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DriverManager lookup

 
Neelima Mohan
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Hi,

Why should we load the DriverManager explicitly in the JDBC code using Class.forName()?
Why can't it be included in the classpath and let the classloader load it? The approach could even have been like have the jar file like ojdbc14.jar in the classpath.
Why is the apporach to the loading of DriverManager so different from how we otherwise instantiate the other classes?

Thanks,
Vidya
 
Ernest Friedman-Hill
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To be clear: you don't load the DriverManager (a class in the JDBC package), but rather, you load the JDBC driver for a given database.

The reason you do this is that the java.sql package is a set of interfaces, and you write all your code to those interfaces. A driver is a set of classes that implement those interfaces and let you talk to a specific database. Often, the classes in that driver aren't even public classes, so you can't use their names directly. Instead, you can load the driver, which registers itself with the DriverManager, which allows your application to get a Connection to that particular brand of database. In theory, if you change just the String containing the name of the driver class, you can load a different driver, connect to a different brand of database, and all of the rest of your code can remain exactly the same. Now, in most real applications, the name of the driver class is read from a configuration file, not hardcoded into the application. This means that by editing a text file, you can configure your applciation to use Oracle, or MySQL, or MS-SQL, without changing the code at all!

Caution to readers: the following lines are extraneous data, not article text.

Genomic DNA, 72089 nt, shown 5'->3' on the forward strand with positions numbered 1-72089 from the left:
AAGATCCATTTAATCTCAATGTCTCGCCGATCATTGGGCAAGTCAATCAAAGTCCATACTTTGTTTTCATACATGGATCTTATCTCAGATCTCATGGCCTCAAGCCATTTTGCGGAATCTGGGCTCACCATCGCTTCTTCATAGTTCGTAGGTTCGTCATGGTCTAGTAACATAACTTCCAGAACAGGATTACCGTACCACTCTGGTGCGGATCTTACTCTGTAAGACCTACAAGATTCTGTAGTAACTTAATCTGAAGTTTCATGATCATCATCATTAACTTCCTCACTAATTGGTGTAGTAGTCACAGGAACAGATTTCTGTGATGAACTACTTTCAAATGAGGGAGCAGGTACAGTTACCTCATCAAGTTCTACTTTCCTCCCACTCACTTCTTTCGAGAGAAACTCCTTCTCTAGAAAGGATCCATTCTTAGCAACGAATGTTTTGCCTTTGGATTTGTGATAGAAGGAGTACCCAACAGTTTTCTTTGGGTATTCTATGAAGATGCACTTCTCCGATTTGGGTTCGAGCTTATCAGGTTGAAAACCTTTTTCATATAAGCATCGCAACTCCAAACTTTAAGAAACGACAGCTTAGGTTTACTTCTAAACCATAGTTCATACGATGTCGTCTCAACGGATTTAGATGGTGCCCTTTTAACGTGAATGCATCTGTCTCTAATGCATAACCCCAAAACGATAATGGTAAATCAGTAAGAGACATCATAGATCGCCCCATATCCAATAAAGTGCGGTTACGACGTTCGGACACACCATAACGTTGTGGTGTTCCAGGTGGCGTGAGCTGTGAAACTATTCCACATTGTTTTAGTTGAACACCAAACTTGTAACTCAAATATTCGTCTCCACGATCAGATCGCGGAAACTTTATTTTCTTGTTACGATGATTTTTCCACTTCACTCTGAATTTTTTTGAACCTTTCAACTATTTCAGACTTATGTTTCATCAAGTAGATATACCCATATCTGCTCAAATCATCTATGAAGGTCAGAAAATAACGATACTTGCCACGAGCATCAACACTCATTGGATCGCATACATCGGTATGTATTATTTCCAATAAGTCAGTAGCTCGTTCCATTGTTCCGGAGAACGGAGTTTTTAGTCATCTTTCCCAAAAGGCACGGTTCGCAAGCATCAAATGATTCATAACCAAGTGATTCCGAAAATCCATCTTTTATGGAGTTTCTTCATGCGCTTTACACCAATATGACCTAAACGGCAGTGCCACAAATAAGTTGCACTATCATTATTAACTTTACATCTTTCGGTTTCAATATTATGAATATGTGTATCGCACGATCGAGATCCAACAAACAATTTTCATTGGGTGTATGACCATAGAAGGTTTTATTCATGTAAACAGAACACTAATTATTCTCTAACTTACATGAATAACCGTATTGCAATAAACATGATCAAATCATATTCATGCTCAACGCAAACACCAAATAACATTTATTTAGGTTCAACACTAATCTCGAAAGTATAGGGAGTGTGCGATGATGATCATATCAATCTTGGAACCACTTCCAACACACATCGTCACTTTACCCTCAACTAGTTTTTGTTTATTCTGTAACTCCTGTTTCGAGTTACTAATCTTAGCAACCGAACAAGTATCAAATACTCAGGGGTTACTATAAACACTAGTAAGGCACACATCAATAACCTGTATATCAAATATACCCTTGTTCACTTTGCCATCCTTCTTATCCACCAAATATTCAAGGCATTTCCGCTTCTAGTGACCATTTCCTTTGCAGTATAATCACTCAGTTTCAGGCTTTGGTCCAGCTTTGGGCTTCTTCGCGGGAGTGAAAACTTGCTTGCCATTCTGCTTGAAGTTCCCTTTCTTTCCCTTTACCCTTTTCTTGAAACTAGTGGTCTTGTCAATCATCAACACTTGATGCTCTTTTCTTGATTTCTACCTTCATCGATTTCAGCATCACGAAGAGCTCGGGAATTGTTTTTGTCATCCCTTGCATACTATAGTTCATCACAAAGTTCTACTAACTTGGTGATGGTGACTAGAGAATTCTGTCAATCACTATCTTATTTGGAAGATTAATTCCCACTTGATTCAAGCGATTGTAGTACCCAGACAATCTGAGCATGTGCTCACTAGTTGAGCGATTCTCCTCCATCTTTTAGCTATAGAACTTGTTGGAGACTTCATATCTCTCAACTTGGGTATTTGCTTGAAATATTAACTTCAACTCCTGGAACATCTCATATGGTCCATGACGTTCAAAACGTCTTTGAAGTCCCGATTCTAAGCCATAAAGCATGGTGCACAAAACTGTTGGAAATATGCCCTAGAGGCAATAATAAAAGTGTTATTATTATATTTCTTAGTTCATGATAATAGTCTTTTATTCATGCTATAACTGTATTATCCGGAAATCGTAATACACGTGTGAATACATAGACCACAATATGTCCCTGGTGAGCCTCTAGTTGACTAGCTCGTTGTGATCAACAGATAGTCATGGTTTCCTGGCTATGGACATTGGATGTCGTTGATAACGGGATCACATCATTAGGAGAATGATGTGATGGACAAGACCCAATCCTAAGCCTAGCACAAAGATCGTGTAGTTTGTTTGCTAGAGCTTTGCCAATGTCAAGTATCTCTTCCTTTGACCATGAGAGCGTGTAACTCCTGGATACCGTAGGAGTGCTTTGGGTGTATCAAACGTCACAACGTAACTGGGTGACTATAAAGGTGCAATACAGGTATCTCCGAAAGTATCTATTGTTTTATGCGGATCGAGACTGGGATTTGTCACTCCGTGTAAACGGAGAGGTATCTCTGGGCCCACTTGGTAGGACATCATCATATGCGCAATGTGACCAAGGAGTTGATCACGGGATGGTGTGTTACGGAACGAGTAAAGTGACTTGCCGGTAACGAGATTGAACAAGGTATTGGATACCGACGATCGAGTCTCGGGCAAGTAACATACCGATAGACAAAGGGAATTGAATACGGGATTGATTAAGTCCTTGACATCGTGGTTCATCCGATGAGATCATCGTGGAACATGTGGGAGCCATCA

David Newton
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Neelima Mohan wrote:Why is the apporach to the loading of DriverManager so different from how we otherwise instantiate the other classes?

It isn't, necessarily, depending on how your applications are encoded. Think of it as a form of dependency injection, except rather than injecting the actual implementation, you're "injecting" the string name of the class to use.
 
Rob Spoor
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Moving to JDBC.
 
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